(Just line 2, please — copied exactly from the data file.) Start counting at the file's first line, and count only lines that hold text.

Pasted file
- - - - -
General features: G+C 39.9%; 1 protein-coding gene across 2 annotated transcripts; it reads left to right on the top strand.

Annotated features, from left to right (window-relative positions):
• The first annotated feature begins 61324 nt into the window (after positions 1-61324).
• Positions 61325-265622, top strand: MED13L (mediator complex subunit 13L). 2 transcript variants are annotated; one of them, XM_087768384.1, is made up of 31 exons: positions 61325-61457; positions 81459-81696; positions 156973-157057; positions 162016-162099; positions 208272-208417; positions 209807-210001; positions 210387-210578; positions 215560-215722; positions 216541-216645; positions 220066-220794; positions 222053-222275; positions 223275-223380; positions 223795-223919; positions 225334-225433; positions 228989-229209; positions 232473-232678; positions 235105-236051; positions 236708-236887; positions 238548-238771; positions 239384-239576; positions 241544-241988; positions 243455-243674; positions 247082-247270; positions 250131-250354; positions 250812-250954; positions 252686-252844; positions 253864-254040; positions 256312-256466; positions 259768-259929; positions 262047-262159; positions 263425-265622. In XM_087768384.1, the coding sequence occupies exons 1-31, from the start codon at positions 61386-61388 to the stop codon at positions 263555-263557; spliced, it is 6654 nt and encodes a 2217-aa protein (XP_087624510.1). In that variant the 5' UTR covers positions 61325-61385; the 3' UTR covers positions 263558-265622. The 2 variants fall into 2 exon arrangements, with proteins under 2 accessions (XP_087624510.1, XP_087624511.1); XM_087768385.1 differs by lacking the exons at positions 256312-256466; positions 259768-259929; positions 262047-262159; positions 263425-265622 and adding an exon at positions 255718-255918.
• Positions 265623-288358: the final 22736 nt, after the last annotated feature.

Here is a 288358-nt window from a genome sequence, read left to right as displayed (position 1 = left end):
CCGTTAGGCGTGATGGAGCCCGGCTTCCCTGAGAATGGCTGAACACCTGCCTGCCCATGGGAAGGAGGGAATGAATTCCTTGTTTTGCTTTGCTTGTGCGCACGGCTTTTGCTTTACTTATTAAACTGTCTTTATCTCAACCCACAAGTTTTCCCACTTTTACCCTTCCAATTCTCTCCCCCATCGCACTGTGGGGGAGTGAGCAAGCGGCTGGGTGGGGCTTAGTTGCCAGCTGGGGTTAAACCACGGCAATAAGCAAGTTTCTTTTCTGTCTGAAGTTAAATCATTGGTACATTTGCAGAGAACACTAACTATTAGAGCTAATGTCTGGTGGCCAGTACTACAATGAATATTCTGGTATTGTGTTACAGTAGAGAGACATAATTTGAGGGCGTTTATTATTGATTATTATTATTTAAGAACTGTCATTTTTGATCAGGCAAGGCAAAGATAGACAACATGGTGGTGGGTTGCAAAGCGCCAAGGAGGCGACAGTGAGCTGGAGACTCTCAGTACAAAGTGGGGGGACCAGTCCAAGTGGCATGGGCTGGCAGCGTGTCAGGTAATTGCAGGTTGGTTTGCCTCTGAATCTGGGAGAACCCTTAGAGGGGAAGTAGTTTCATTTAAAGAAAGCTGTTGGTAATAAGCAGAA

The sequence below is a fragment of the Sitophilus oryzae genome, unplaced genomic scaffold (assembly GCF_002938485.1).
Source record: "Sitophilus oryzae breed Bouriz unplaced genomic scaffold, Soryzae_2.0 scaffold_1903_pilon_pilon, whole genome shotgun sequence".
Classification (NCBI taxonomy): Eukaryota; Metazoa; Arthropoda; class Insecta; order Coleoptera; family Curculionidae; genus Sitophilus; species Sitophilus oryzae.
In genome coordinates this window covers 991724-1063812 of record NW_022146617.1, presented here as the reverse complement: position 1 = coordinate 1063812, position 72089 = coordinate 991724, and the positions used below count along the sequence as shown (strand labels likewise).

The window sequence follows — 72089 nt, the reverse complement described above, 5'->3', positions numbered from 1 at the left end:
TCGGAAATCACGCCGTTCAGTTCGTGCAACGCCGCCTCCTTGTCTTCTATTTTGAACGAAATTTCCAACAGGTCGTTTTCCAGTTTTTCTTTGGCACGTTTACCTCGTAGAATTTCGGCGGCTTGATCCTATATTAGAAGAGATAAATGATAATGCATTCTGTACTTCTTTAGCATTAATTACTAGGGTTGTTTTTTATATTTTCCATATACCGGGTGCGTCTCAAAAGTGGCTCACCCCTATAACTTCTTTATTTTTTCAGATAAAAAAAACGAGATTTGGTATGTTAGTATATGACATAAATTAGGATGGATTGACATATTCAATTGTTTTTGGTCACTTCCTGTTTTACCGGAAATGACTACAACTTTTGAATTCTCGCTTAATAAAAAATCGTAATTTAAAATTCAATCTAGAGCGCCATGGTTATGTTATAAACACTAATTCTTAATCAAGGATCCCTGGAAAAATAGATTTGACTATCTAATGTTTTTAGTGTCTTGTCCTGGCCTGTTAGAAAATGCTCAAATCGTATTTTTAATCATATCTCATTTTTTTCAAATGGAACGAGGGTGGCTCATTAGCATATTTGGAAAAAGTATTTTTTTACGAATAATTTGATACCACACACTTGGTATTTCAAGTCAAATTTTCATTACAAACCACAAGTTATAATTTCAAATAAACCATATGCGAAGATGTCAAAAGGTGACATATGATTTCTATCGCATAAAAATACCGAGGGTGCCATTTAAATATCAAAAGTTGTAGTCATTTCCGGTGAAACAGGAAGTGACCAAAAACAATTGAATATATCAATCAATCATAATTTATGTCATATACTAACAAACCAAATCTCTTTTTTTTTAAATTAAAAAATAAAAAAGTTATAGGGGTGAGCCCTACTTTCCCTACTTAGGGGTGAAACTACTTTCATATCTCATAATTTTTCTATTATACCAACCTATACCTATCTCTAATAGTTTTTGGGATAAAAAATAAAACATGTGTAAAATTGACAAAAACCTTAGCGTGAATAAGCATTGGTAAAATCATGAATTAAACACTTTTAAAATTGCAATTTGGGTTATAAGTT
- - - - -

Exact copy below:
Annotated features, from left to right (window-relative positions):